LOS ANGELES -- Broadcast personality Dick Clark, best known for shows like American Bandstand, the game show Pyramid and the annual New Year's Rockin Eve specials on ABC, has died following a "massive heart attack" this morning in California. Clark, who was 82, made his very first appearances on radio and television in Utica, and graduated from Syracuse University.
While many Americans might believe Clark's career started with American Bandstand, broadcasters in Central New York know Clark's very first experience in broadcasting happened at WRUN radio in the mid 1940s. The station was owned by his uncle, and managed by his father. Although Clark started out in the mailroom, it wasn't long before he had the chance to read weather and news on the air.
New story posted at 11:00pm -- Broadcasters Remember Dick Clark’s CNY Connections -- Includes photos and memories.
In a 2008 story on CNYRadio.com, former Utica broadcaster Jeff Moulton recalled that Dick Clark himself, “actually told me his father would let him on the FM but not the AM because no one had an FM reciever back then.” The station known as WRUN-FM back in those days is the 100,000-watt signal known today as WFRG. (Not to be confused with the station currently using the WRUN-FM call letters.)
According to a profile posted on the website of NBC affiliate WKTV, Clark earned a degree at Syracuse University in 1951 and worked at WOLF (then a country music station) for a short time. He eventually returned to WRUN, where he went by the name "Dick Clay" on-air, eventually making the jump to television at WKTV.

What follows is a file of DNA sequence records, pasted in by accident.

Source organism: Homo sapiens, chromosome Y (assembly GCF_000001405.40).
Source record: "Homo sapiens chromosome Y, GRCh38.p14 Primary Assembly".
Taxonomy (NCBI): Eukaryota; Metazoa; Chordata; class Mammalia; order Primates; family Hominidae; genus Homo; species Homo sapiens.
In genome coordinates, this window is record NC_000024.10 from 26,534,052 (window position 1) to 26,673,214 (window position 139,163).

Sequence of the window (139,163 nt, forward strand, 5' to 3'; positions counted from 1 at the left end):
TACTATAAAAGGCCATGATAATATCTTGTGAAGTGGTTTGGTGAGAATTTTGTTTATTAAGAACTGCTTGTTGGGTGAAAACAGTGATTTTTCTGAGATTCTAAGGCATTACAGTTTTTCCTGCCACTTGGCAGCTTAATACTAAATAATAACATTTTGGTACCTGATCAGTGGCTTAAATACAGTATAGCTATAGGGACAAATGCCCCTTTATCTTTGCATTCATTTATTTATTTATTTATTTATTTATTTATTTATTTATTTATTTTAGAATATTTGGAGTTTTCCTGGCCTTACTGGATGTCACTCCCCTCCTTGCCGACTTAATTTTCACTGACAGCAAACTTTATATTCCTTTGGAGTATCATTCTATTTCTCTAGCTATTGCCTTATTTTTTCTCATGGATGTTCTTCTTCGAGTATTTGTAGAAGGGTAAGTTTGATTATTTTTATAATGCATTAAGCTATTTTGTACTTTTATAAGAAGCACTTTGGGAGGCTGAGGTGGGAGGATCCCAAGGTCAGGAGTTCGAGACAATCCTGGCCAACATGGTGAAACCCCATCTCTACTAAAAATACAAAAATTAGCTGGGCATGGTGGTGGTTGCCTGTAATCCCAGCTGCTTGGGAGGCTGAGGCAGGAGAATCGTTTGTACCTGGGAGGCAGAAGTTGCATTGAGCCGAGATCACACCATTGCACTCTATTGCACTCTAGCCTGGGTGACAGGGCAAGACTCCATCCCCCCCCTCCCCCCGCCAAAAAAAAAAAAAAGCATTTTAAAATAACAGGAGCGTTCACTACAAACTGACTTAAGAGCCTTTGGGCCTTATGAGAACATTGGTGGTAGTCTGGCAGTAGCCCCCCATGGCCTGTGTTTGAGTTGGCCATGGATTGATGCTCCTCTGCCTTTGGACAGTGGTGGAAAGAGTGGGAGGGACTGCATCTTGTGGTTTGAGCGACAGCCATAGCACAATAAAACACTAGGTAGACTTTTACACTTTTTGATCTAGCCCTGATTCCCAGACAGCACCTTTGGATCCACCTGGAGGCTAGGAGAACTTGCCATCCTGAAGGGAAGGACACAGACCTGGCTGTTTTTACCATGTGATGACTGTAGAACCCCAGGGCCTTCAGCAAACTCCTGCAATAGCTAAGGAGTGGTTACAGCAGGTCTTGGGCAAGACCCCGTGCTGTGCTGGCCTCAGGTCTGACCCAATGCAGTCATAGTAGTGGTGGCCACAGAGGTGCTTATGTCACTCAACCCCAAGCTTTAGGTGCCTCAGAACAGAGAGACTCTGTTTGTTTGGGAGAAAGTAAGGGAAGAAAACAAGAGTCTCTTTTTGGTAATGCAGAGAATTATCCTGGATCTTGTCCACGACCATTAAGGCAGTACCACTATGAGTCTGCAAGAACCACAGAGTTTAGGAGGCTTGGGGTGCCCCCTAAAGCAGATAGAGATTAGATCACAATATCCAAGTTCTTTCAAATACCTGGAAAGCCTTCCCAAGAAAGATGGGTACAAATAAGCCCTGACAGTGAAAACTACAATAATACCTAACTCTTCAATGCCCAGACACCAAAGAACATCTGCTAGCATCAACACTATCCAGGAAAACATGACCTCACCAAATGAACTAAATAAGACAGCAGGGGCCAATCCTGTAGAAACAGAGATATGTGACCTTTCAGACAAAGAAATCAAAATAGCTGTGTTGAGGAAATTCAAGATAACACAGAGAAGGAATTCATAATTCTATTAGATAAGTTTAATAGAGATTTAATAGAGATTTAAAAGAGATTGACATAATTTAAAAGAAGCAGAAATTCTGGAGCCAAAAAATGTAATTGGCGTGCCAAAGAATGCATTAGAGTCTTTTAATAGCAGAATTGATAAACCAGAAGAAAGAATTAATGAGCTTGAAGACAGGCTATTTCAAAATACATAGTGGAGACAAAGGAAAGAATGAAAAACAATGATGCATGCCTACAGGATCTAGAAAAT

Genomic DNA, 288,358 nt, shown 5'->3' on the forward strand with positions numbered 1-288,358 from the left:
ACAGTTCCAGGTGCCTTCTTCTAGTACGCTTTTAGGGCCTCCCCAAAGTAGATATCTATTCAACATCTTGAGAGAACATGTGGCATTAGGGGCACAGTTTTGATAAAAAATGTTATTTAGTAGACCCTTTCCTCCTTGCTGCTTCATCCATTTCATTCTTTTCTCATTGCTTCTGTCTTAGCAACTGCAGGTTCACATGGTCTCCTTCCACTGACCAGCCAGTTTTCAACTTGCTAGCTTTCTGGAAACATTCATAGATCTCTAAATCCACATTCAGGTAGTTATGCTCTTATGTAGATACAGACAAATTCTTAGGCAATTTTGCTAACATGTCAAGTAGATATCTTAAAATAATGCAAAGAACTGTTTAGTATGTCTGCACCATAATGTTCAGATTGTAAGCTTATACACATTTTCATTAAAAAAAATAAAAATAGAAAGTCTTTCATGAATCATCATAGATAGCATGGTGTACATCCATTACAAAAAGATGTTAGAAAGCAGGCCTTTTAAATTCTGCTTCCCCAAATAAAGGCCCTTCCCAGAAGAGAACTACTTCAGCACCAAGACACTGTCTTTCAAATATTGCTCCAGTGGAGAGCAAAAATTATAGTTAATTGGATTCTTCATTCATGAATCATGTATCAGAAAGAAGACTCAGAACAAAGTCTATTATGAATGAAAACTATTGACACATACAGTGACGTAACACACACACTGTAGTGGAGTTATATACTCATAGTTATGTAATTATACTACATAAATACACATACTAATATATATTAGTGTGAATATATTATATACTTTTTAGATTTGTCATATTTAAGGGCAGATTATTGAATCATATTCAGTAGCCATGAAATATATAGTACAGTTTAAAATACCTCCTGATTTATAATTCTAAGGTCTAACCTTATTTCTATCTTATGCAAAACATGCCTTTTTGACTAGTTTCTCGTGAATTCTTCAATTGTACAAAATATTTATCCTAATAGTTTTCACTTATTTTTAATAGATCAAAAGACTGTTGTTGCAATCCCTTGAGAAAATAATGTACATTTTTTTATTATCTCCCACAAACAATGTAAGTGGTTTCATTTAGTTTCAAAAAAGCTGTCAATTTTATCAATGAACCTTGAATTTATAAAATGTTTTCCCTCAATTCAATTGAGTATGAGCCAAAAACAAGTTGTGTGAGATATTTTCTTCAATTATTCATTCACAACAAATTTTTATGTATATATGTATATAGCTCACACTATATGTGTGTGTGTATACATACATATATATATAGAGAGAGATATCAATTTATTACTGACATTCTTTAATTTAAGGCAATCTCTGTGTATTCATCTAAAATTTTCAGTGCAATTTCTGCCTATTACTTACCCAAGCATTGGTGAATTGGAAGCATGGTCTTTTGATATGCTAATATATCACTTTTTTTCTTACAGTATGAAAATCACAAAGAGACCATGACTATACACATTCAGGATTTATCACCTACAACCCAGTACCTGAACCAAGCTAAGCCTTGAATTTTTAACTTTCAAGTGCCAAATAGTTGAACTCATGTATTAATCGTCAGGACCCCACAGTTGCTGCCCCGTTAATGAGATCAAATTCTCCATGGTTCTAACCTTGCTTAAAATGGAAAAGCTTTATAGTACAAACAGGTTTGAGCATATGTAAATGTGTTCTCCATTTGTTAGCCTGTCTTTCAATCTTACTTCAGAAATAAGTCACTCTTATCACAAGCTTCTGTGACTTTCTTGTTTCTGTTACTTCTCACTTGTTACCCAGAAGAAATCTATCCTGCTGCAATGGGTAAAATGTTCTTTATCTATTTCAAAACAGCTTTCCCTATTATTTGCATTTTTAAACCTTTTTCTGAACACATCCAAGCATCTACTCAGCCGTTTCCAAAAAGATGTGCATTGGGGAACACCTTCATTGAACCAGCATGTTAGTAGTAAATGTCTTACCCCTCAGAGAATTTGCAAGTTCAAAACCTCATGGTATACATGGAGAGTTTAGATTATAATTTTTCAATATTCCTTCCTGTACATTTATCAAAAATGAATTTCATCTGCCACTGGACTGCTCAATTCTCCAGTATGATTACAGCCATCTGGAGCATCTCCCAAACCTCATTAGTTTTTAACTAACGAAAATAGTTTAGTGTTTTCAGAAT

The NBC affiliate atop Smith Hill says Clark hosted a show called Cactus Dick and the Santa Fe Riders, described as "a country music program which became perfect training for his later television jobs... one of those was Clark's very next job in Philadelphia, where he launched the local show Bandstand, the show which eventually became American Bandstand when it aired nationwide on ABC from the 50s through the late 80s.
Clark is also known for hosting the various incarnations of Pyramid which ran for more than 25 years on CBS and ABC, and most-recently, for being live in Times Square to ring in the new year for all but one of the past 39 years. Clark's only absence came in 2004, when he was recovering from a a mild stroke. Regis Philbin filled in that year. Clark returned the following year, sharing host duties with Ryan Seacrest each year since.
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[...] (Our colleague Peter Naughton has much more on Clark’s central New York roots over at CNYRadio.com…) [...]